67. To transport picturegoers to a unique place in the glare of the earth, in the darkness of the heart--this, you realize with a gasp of joy, is what movies can do.
  68. His performance is a canny portrait of leadership - part genius, part crazy guts, part dumb luck - and worthy of moving Pitt up to the playoff round of Oscar finalists for Best Actor. We'd put money on it.
    • 87 Metascore
    • 100 Critic Score
    For this movie stands to be something its predecessor was not, a megahit. And it deserves to be, for it is a remarkable accomplishment: a sequel that exceeds its predecessor in the reach of its appeal while giving Weaver new emotional dimensions to explore.
  69. You'll have to seek it out in its limited release, but no current movie is more worth the effort.
  70. A coda that will have the movie's audience gasping in exhilarated exhaustion, whispering astonished gratitude to Sokurov for having created vigorous art out of 21st century video technique and asking themselves, "What's the Russian word for Wow!?"
  71. The rhythm of rural life has rarely seemed so lucid and luminous.
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  72. What amazes is that at just 26, Soderbergh displays the three qualities associated with mature filmmakers: a unique authorial voice, a spooky camera assurance, and the easy control of ensemble acting. [31 July 1989, p.65]
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  73. Apted...has the storytelling skills to weave a powerful and poignant snapshot of some decent folks who have become, collectively, Britain's first family.
    • 86 Metascore
    • 90 Critic Score
    The film has refurbished the classic romantic gospel of the outcast wanderer.
  74. Michael Tolkin's script abounds in such cynical wisdom, but it never loses an appreciation for the grace with which these snakes consume their victims. [13 April 1992]
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  75. Matthews brings to The Interrupters what every terrific documentary needs: an out-of-nowhere personality with the same magnetic watchability as any Hollywood star.
  76. The film is wonderfully cast and played, right down to the bit player (Ralph Tabakin) who shops suspiciously for a TV set: "I saw Bananzo and it was not for me."
  77. Mark down the date: June 27. That's when American moviegoers will see this perfect storm of a film, and the tiny force of nature that is Quvenzhané Wallis.
  78. The movie is one continuous, exhausting, exhilarating chase.
  79. Maybe these lives are, objectively speaking, inconsequential. But they have a resonance that big, sappy "relationship" pictures ought to envy.
  80. I wouldn't call the film inspirational -- it is too well observed to succumb to easy sentiment -- but its realism is patiently engaging and subtly insinuating. And Linney and Hoffman are extraordinary.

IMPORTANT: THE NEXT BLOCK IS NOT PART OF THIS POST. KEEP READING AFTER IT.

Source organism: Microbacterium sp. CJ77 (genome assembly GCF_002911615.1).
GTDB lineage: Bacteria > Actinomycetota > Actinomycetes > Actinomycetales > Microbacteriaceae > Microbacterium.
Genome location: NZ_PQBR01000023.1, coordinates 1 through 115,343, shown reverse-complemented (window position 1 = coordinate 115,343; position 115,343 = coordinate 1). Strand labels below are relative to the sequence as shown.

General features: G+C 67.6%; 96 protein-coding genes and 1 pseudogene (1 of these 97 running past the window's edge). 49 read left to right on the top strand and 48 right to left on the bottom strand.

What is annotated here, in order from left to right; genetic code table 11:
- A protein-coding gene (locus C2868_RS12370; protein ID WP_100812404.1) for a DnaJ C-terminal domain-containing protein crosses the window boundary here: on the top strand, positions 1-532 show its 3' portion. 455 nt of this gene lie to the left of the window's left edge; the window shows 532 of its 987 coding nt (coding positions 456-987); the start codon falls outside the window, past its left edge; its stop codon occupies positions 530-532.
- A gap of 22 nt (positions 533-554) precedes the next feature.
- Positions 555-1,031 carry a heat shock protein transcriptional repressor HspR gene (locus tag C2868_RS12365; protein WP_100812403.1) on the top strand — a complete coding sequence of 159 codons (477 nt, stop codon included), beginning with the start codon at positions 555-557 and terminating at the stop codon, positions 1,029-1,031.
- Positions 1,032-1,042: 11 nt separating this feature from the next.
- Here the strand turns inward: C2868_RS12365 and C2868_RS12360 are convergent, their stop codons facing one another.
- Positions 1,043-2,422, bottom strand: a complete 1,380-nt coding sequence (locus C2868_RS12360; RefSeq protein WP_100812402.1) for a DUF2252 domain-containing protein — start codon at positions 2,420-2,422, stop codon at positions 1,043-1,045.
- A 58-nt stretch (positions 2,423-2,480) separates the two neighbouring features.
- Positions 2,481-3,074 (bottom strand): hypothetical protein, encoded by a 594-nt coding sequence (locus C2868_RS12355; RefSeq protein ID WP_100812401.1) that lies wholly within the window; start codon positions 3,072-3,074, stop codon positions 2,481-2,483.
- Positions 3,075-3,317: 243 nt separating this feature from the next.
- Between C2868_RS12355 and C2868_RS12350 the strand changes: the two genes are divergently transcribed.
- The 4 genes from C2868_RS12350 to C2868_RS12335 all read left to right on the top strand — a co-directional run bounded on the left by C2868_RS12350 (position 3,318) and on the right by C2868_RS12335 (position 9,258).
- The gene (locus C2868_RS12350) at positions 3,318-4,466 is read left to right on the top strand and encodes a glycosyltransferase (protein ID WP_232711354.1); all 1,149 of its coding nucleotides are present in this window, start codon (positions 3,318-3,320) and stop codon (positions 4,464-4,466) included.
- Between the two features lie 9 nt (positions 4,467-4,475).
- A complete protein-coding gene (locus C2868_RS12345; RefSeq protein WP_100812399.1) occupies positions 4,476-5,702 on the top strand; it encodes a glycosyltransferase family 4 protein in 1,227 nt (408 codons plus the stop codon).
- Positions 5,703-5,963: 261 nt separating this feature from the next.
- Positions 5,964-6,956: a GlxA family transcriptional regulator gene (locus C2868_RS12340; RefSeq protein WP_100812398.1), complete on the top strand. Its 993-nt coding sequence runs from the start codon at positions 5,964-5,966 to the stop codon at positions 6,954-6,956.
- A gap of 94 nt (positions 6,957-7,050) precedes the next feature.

81. This enthralling, enigmatic, romantic drama from Asia's most influential auteur (Chungking Express) is an essay in appetite and inhibition.
  82. It's hard enough to find comedies like this at any time, so it's a small and welcome miracle to come upon one in the midst of a typical movie summer.
  83. An austere and delicate examination of the ways in which a likable family falters under pressure and struggles, with ambiguous results, to renew itself. This is not very show-bizzy stuff, but for once, a movie star has used his power to create not light entertainment or a trendy political statement, but a work that addresses itself quietly and intelligently to issues everyone who attempts to raise children must face.
  84. Sublime and sorrowful movie.
  85. If this madly entertaining movie has a fault, it's that it's too ingenious for the genre it ostensibly inhabits.
  86. What makes this movie work is the kind of cool that made Get Shorty go so nicely: an understanding that life's little adventures rarely come in neat three-act packages, the way most movies now do, and the unruffled presentation of outrageously twisted dialogue, characters and situations as if they were the most natural things in the world.
  87. It's a deceptively small piece of onscreen art that resonates afterward with such insistence that I felt positively nagged by it.
  88. It's an exhilarating trip of movie madness and sadness.
  89. Droll, reticent, flawlessly filmed fable of generosity.
  90. Lawrence's style, naturally lit and roughly realistic, matches the writing. Lantana sometimes has the air of a routine police procedural, sometimes the quality of a dour film noir. But this movie, so alert to mischance and dreams that don't quite work out as they should, has a good soul, a heart yearning for decency.
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  91. In this judicious, irresistible romantic comedy, all the performers are tops. [14 Dec 1987, p.82]
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  92. Three decades ago, Milk and his ilk were able to enlist President Jimmy Carter and future President Ronald Reagan in the gay fight against Prop. 6. But this fall, Barack Obama was all but mute on Prop. 8. Some community organizers, like the President-elect, are more cautious than others. It's a shame Harvey Milk wasn't around to recruit him.
  93. All the actors in No Man's Land are wonderfully alive, fractious and unpredictable. Their performances also help break down the schematics and turn this into an emotionally potent, powerfully thoughtful and finally tragic experience.
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  94. Ironizes without parodying an antique screen manner, then reaches out from beneath this smooth cover to grab us.
  95. Plenty of tech-noir savvy to keep infidels and action fans satisfied.[26 Nov 1984, p. 105]
    • Time